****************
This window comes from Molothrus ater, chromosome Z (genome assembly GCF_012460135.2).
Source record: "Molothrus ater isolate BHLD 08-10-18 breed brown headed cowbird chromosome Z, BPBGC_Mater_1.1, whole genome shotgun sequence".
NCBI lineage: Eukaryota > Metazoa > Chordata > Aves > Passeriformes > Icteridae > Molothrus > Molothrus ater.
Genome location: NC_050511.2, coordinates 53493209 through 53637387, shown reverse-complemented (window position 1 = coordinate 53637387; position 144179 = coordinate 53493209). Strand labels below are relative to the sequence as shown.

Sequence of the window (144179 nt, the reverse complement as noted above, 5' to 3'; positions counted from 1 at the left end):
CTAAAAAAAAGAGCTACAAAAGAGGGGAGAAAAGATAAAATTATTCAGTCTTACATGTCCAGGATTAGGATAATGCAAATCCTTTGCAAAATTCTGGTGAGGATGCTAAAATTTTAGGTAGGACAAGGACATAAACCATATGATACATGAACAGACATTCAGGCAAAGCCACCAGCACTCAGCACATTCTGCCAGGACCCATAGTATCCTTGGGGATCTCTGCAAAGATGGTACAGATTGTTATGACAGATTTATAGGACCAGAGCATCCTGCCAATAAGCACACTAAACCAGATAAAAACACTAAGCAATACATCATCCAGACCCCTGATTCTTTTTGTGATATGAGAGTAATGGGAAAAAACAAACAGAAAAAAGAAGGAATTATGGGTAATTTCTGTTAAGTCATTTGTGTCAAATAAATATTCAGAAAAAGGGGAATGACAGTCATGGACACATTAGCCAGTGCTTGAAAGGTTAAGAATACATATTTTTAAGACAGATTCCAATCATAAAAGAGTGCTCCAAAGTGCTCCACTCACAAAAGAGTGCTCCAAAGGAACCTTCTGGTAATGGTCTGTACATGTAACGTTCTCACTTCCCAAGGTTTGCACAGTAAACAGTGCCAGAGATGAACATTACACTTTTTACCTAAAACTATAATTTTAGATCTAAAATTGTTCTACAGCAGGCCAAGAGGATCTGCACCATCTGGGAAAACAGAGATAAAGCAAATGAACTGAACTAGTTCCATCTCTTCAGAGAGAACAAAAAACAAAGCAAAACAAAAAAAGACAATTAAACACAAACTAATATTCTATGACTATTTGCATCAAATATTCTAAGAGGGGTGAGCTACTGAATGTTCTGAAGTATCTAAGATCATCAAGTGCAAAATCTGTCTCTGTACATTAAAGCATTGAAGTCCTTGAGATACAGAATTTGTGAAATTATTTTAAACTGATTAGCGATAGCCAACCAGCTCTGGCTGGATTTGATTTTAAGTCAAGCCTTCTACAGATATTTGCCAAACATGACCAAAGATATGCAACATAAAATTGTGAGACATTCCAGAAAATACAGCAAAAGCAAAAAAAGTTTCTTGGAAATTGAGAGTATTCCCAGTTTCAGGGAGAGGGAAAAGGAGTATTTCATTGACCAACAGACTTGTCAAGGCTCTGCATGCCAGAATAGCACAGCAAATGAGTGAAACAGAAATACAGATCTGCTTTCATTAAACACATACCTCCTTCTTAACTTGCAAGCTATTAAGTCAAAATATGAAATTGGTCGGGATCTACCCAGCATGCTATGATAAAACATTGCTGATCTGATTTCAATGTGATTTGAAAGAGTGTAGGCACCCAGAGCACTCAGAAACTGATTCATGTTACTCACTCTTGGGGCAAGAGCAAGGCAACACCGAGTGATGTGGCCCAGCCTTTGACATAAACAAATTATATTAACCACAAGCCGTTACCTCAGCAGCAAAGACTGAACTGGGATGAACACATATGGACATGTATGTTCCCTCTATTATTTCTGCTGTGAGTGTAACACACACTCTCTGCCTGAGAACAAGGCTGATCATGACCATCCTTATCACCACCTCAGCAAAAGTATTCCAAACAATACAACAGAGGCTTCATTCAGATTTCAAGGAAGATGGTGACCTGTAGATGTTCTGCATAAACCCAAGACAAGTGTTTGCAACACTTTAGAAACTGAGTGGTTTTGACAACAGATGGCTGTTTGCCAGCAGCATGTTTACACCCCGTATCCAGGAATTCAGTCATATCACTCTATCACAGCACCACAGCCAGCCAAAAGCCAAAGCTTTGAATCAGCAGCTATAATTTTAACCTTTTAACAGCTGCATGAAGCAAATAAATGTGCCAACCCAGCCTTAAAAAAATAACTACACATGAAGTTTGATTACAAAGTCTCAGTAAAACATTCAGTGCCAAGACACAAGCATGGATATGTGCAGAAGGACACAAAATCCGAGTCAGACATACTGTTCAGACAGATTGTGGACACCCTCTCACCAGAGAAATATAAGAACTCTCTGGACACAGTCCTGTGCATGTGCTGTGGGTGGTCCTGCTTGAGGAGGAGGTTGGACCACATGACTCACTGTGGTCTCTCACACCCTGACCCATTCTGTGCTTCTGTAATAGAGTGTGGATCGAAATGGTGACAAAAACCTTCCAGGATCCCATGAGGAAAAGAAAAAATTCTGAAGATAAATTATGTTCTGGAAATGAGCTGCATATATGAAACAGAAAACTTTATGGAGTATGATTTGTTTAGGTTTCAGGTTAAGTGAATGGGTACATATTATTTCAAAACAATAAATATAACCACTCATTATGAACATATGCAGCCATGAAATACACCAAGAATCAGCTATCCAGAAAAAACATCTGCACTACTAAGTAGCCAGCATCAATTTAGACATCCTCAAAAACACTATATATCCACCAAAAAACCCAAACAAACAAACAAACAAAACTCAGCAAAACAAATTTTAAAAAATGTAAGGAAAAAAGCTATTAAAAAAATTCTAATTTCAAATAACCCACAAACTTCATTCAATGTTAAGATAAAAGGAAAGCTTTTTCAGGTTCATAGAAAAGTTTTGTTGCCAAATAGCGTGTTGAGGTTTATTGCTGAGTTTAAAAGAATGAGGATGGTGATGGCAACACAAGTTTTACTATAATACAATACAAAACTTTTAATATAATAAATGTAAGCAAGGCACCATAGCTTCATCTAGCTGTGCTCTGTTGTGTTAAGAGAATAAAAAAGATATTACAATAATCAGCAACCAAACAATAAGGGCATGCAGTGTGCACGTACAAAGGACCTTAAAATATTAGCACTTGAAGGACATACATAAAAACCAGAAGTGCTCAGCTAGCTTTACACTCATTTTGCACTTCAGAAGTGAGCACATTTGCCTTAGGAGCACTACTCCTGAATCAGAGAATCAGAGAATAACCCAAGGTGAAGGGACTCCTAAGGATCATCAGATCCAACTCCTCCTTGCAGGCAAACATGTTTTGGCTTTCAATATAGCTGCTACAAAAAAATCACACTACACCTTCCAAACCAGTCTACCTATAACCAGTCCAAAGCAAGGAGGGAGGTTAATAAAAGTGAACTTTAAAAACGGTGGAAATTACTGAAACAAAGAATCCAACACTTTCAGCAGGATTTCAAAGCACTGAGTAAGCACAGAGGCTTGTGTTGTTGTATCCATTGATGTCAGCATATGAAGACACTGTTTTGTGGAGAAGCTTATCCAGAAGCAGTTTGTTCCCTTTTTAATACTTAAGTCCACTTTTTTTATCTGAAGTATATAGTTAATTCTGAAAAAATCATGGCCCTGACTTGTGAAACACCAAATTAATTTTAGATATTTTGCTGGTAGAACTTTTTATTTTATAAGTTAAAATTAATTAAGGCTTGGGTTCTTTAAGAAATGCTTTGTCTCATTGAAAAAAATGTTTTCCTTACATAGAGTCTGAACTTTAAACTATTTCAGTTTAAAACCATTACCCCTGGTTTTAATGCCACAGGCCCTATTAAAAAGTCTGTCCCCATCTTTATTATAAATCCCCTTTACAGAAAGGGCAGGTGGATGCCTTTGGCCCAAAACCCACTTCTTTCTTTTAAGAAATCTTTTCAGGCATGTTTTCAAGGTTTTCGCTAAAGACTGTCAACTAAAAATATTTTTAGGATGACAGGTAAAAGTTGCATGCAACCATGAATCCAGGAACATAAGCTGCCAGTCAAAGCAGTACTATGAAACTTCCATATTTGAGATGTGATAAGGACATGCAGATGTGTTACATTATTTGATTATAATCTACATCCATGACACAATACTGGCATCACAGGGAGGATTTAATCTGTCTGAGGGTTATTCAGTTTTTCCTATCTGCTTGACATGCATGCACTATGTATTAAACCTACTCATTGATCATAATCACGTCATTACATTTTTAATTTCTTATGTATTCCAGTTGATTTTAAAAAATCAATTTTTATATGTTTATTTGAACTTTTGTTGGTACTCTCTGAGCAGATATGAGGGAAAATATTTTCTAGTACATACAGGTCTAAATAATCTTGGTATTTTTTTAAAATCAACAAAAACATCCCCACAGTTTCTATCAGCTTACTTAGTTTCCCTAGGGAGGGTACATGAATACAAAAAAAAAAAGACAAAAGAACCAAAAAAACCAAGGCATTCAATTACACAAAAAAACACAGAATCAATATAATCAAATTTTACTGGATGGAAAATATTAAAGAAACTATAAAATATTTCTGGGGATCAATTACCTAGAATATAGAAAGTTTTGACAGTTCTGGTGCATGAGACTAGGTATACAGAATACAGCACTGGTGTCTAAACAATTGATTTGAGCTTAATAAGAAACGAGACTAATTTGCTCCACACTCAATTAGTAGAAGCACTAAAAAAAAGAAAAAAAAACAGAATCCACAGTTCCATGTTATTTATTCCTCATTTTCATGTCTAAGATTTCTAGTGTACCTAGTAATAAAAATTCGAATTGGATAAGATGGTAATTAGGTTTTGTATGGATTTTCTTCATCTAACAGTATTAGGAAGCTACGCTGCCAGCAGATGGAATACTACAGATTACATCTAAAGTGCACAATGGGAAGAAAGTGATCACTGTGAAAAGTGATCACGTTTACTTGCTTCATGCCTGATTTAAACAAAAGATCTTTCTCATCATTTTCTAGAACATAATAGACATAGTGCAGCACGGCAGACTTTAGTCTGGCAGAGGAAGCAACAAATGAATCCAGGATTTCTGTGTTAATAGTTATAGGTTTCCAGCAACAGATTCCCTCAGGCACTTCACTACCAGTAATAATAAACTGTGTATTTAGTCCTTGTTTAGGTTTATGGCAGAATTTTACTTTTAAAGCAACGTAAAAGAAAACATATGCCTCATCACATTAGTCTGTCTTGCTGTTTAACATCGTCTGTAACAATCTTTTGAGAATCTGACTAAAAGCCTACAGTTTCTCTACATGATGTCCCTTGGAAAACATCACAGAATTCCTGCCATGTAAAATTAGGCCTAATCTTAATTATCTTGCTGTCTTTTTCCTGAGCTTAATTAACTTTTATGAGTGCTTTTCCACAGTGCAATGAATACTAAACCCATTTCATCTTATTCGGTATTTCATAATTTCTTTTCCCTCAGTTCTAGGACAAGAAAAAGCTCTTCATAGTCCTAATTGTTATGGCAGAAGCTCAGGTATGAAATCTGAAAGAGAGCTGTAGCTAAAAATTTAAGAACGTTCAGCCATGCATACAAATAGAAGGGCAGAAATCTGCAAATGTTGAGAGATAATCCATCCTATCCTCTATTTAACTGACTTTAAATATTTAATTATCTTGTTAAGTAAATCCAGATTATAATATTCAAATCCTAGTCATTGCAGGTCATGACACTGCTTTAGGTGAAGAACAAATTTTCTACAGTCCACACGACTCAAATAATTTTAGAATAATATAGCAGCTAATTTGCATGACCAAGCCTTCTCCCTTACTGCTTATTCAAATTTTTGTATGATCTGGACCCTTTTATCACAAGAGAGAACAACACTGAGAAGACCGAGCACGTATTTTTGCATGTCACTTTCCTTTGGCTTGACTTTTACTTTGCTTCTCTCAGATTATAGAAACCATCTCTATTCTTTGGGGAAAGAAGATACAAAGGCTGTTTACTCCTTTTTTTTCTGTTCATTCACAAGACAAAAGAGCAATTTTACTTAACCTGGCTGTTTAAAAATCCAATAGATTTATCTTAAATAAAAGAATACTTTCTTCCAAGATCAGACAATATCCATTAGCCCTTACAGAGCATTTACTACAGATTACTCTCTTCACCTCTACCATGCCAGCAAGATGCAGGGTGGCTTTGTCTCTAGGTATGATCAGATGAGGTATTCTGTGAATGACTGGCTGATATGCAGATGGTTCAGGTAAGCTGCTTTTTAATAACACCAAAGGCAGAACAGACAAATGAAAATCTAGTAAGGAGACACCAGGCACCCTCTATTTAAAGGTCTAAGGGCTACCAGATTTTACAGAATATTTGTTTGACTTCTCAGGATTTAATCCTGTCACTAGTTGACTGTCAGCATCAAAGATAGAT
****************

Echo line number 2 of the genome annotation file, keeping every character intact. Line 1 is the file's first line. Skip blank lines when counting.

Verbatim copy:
Source record: "Molothrus ater isolate BHLD 08-10-18 breed brown headed cowbird chromosome Z, BPBGC_Mater_1.1, whole genome shotgun sequence".